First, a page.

Wednesday, May 16, 2007

Monday 5/14

KIM: I left Bled on May 14 and took the bus to a town called Radovlica. Later, I will continue on through Ljubljana, on my way to Planina and Postojna, where I have a room in a private home reserved for two nights. The food has been wonderful so far. Yesterday in the Soca Valley I had lunch in a cafĂ© on the outdoor terraced patio which was covered in grapevines. I had goulash made with beef. They also served it with lamb or venison, and I thought about trying the venison, but was told that the spicier stew was made with beef, so that’s what I ordered. The menus are really varied. This country is squashed in between Italy, Austria, Hungary and Croatia, so it has dishes from all of those cultures, plus seafood from the Adriatic and trout and pike from the alpine lakes. Bread, potatoes and rice are ubiquitous, and polenta is also very common.

Many people here speak at least some English, but today I am on my own and it is much more difficult to get around. The bus drivers are no-nonsense, don’t speak much if any English and, without actually being rude, seem to wish the tourists who try to drag their suitcases and backpacks on board would just go away! On the positive side, the buses are very clean and air-conditioned so after a strenuous adventure dragging my gear all over town looking for the bus station which turns out to be only a bus stop, I can sit and cool off for a bit! As you can imagine, the street signs, advertising and everything else we take for granted when looking for a clue which way to go next is all in Slovenian, and it is 90% unintelligible. For the most part, everyone is patient and helpful and if I ignore the language barrier, it seems not too different from visiting Canada! In other words, things are only a little bit different from what we are used to in the US. The biggest difference is that nearly everyone smokes!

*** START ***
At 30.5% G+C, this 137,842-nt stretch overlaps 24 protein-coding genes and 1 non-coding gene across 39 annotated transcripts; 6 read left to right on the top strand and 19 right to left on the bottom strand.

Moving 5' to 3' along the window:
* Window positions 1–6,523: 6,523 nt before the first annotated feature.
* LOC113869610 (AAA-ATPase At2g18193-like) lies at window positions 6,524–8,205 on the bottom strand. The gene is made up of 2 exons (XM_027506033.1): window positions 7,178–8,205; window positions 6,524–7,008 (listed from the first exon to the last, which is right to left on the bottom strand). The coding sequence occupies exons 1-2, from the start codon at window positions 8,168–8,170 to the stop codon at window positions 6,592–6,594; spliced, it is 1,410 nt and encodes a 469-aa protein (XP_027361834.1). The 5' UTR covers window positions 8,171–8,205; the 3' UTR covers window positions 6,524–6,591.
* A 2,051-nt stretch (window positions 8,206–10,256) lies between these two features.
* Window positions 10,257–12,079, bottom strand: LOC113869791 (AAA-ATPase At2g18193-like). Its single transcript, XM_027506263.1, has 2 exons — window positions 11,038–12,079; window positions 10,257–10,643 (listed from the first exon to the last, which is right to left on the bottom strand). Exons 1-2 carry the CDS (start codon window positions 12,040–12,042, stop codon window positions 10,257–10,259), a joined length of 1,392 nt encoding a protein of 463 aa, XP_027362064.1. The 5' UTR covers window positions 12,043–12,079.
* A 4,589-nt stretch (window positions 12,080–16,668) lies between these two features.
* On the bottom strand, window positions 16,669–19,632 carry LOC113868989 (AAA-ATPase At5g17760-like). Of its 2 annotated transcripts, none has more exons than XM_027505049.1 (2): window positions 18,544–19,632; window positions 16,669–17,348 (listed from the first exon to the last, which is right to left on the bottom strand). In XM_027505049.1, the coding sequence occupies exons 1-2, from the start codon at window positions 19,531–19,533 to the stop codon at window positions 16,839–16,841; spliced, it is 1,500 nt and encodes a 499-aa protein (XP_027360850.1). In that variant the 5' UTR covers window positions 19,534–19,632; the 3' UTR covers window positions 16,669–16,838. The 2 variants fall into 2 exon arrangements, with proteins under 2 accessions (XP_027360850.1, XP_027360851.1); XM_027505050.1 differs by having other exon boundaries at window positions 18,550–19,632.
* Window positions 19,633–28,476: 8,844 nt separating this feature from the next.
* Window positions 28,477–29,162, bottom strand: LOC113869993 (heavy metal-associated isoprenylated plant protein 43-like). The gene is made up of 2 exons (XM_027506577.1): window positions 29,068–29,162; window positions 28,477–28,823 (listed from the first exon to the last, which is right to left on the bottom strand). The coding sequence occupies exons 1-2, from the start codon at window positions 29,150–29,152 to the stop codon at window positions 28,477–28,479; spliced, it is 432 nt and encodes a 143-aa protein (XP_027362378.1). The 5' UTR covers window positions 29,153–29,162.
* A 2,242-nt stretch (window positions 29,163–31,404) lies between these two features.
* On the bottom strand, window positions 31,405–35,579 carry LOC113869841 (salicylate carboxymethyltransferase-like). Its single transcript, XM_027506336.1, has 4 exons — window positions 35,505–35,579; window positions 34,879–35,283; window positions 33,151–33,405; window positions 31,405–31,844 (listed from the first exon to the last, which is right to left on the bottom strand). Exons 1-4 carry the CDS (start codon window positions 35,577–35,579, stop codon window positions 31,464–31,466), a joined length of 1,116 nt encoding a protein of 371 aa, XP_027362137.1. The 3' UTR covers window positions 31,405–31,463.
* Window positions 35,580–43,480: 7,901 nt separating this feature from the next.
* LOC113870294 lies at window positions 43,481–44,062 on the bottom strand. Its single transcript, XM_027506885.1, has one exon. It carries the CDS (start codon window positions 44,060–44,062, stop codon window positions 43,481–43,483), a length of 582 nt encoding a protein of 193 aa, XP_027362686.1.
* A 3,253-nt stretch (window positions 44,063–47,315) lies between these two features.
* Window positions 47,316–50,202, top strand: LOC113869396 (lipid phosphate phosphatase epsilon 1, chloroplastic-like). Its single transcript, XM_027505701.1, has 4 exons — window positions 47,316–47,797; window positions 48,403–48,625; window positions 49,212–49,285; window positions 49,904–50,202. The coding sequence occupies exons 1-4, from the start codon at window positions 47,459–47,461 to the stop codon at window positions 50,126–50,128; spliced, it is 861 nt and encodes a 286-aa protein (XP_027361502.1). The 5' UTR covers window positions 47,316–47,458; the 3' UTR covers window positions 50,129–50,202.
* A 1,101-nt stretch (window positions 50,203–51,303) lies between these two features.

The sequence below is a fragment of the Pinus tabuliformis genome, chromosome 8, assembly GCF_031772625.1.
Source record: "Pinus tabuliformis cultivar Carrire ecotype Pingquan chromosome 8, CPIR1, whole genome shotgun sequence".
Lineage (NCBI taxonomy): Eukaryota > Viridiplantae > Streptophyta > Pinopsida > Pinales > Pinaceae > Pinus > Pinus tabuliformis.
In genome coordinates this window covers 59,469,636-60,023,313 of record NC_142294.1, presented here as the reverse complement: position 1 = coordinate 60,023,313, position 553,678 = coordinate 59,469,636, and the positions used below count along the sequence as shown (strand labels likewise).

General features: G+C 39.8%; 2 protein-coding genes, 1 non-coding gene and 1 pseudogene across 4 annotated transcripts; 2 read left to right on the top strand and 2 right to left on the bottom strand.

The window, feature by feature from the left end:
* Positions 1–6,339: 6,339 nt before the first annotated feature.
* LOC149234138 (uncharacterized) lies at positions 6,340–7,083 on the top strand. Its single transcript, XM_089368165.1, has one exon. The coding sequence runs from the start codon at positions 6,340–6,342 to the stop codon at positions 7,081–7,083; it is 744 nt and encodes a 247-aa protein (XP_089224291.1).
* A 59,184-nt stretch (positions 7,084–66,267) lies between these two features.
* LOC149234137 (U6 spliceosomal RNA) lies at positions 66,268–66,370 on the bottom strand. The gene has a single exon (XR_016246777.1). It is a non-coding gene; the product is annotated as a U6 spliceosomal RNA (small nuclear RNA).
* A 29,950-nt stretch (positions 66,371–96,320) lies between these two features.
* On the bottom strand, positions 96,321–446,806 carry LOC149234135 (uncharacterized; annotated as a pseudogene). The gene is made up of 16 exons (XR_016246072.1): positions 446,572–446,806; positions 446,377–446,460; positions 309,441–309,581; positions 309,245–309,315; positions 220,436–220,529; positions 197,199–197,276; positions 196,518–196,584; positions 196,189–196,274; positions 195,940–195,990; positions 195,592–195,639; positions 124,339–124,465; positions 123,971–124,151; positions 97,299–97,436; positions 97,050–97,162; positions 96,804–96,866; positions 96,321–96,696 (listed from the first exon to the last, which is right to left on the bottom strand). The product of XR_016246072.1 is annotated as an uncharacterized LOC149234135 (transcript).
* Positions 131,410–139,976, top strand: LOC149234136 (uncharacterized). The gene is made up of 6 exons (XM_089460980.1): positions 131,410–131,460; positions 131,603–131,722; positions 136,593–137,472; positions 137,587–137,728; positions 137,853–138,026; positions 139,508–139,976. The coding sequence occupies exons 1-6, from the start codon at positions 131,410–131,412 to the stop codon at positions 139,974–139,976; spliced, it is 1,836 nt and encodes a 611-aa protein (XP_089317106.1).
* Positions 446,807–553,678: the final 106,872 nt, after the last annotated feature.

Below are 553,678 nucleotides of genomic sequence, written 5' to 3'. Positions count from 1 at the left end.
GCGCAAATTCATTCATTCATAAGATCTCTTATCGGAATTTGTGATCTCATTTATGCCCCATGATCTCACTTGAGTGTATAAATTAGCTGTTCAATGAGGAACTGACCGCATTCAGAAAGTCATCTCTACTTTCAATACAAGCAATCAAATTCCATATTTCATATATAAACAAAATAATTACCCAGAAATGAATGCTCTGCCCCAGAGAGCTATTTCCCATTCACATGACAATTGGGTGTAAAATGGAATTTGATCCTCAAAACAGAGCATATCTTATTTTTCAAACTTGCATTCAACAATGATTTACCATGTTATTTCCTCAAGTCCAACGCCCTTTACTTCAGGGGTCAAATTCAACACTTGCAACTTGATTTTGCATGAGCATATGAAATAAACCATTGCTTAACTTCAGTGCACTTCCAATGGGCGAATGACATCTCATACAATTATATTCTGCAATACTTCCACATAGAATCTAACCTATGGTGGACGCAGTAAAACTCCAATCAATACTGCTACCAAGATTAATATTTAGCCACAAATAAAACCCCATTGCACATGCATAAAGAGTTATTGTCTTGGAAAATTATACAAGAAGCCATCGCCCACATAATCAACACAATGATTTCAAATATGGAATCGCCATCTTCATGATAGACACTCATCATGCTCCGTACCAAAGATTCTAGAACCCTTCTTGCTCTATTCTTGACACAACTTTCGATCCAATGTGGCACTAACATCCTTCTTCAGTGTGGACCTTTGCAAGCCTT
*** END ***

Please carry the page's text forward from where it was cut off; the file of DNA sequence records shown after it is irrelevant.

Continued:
The weather has been wonderful - mostly sunny and warm, about 65-75 degrees. Apparently spring arrived about three weeks early and there hasn’t been the usual amount of rain, so people are concerned about drought. Everything is green and blooming and lots of the plants and trees are similar to the varieties we have in the Seattle area. Notably, horse chestnut is blooming here, wild strawberries and blueberries, columbine and other common wildflowers. Since I am going south from here on, I am concerned that I didn’t bring enough warm weather clothes!

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